If you have unexplained leg pain, especially after you walk or exercise, you could be one of the eight to ten million people in the United States who suffer from Peripheral Artery Disease (PAD). This condition is often difficult to diagnose, leaving many sufferers untreated, which is a serious problem due to the danger that it can pose.
What is PAD?
Peripheral Artery Disease is caused by a narrowing of the peripheral arteries. While it most commonly affects the legs, it can also be found in the stomach, arms, and even your head. Arteries begin to narrow when plaque, which is made up of cholesterol, calcium, fibrin, and fatty substances, builds on the walls of the artery. The disease restricts the amount of blood flow and raises blood pressure. In severe cases, a blood clot can form and completely stop your blood flow, which can result in a stroke or heart attack.
Why is that the case? Your circulatory problems prevent blood from moving through your body as it should. At the early stages, this may cause PAD leg pain, as your lower limbs struggle to get enough oxygen-rich blood. Later on, that can translate to heart attacks if blood flow to your organ is compromised. Or, it could lead to clotting as blood backs up in your arteries, followed by stroke if a clot suddenly bursts near your brain.
Risks & Symptoms of PAD
You could have PAD and not notice any symptoms until your disease progresses. Others may mistake their PAD symptoms for another condition. To avoid misdiagnoses and missed diagnoses, it is important to learn the most commonly observed symptoms of PAD. They include:
- Leg pain during exercise, and also when at rest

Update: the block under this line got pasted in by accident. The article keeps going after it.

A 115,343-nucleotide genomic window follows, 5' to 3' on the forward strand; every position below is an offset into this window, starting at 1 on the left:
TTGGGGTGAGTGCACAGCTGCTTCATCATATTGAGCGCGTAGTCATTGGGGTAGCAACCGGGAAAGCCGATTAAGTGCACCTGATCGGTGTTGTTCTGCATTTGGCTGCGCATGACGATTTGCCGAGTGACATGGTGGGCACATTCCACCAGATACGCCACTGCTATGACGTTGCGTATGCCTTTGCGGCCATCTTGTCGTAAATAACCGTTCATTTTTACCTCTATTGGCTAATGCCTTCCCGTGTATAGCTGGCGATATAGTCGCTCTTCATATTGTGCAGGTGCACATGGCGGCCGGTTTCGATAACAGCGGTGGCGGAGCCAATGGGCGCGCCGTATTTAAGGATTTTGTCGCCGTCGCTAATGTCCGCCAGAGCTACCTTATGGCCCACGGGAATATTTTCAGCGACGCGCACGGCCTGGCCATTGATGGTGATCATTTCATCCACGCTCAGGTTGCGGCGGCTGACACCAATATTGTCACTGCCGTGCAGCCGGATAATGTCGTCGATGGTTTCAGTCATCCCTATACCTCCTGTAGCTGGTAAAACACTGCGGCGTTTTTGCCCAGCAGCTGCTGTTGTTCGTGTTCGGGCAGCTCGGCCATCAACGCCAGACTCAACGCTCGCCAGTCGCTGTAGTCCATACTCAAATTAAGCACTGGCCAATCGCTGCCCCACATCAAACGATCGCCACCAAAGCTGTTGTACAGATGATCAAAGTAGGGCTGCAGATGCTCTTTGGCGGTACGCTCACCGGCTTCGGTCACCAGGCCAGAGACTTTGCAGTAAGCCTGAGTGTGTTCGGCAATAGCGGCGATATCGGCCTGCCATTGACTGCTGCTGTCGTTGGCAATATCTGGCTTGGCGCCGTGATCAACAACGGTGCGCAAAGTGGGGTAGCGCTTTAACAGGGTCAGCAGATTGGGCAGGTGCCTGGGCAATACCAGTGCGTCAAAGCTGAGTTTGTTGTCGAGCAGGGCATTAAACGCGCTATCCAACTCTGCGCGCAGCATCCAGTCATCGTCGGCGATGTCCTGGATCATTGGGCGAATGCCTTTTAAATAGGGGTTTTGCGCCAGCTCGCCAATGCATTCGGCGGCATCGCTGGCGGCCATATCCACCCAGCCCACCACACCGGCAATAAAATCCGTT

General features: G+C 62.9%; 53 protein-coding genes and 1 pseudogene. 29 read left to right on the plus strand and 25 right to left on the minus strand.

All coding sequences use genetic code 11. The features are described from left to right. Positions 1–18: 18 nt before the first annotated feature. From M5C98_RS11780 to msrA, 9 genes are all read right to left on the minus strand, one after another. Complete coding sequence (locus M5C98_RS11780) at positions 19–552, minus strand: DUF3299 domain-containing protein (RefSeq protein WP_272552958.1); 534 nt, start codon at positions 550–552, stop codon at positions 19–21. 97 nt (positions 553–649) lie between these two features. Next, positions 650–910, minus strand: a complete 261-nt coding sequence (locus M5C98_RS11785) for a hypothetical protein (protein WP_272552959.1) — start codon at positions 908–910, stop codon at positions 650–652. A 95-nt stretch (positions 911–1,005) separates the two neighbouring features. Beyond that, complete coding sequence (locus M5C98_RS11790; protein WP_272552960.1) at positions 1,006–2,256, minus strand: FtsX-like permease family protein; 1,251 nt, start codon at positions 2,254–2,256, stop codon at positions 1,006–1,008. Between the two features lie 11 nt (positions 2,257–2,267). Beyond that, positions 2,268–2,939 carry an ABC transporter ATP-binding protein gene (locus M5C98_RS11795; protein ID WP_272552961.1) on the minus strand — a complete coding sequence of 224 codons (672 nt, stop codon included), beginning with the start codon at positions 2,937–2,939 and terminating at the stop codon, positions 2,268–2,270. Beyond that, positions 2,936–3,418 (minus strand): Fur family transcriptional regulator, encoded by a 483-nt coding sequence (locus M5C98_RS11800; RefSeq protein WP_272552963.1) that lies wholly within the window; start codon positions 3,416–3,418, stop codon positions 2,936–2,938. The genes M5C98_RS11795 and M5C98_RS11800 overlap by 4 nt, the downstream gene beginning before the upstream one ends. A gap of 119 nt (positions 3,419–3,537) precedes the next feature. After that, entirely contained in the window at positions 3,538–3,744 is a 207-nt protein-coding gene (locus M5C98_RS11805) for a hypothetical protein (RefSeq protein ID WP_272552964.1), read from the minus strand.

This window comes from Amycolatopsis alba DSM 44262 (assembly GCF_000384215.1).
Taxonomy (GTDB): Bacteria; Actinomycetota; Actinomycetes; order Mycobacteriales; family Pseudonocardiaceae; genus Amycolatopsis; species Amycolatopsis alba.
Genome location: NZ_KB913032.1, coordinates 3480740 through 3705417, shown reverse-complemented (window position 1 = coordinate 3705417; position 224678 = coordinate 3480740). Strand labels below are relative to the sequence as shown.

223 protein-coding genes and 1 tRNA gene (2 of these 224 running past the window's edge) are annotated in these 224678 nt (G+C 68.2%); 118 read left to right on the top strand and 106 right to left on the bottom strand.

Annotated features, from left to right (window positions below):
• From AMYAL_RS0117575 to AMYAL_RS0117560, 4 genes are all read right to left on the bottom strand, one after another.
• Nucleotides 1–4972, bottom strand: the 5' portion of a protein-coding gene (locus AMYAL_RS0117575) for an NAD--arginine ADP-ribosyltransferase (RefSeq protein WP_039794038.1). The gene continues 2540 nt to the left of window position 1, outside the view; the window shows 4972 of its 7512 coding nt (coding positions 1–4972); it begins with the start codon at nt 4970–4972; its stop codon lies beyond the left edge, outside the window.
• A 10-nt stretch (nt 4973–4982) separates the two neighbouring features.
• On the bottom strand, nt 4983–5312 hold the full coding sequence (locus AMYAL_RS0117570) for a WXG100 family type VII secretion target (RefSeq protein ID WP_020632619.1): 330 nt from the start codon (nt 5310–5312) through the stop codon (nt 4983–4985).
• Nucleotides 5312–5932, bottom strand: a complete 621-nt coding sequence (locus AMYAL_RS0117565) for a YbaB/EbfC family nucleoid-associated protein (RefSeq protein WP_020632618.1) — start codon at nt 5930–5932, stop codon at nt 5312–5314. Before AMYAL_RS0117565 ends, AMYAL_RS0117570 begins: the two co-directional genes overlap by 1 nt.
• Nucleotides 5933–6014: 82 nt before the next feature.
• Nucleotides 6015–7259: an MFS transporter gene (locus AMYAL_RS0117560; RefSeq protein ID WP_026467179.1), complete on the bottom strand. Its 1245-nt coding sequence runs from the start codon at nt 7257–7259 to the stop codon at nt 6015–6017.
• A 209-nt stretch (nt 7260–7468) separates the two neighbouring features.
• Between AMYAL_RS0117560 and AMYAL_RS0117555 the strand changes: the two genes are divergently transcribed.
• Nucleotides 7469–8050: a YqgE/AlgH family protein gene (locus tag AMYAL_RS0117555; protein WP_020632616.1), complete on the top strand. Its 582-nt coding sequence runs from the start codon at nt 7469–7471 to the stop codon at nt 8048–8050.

- Leg numbness or weakness
- A burning sensation in your legs, even when you’re resting
- Wounds (ulcers) of the legs, foot, or toes that do not heal easily
- With those wounds, you may also notice pus on your toes or lower legs. And that pus will have a foul odor.
- Legs or feet that are cold to the touch
- Slow nail growth on toes or lack of hair growth on the leg
- Some men experience erectile dysfunction
- Critical limb ischemia, a severe blockage in your lower legs that can threaten mobility and leave you with chronic pain
Patients are more at risk for peripheral artery disease when they:
- Smoke cigarettes
- Have diabetes
- Are obese
- Have high blood pressure & cholesterol
- Are over 50 years of age
- Have a family history of heart issues or strokes
How is PAD Diagnosed?
Diagnosing peripheral artery disease is painless. And there are many ways to test for PAD, so your health care provider will perform a physical examination to determine which to choose. In addition, your doctor may perform:
Ankle Brachial Index: This compares the blood pressure in your feet to the blood pressure in the arms. It determines if your blood pressure is faltering in one area or throughout the body. Next, there are ultrasounds, which use sound waves to measure blood flow and visualize blockages in your arteries. Alternatively, you may need angiography: you’ll get a colored dye injection in your blood vessels. Then, we’ll trace the dye with an imaging device, so we can follow your blood path and determine where the problems lie. Finally, you may need blood tests to determine if your symptoms are the result of diabetes or other issues.
When is it NOT PAD Leg Pain?
While the pain in your legs could be a sign of PAD, varicose veins can also leave you with leg pain. But it’s unlike PAD leg pain, which feels crampy and is usually linked to movement. When varicose veins are to blame, the pain in your legs is dull and achy. This condition can make your legs feel heavy, or you may even experience a burning sensation.
Like PAD, developing one or more varicose veins is a sign of trouble in your circulatory system. It is not merely a cosmetic concern. For that reason, if you notice any kind of leg pain, it’s important you make an immediate appointment with our Houston area vein specialists. During a comprehensive exam, we can diagnose the cause of your discomfort and get you on the path to recovery!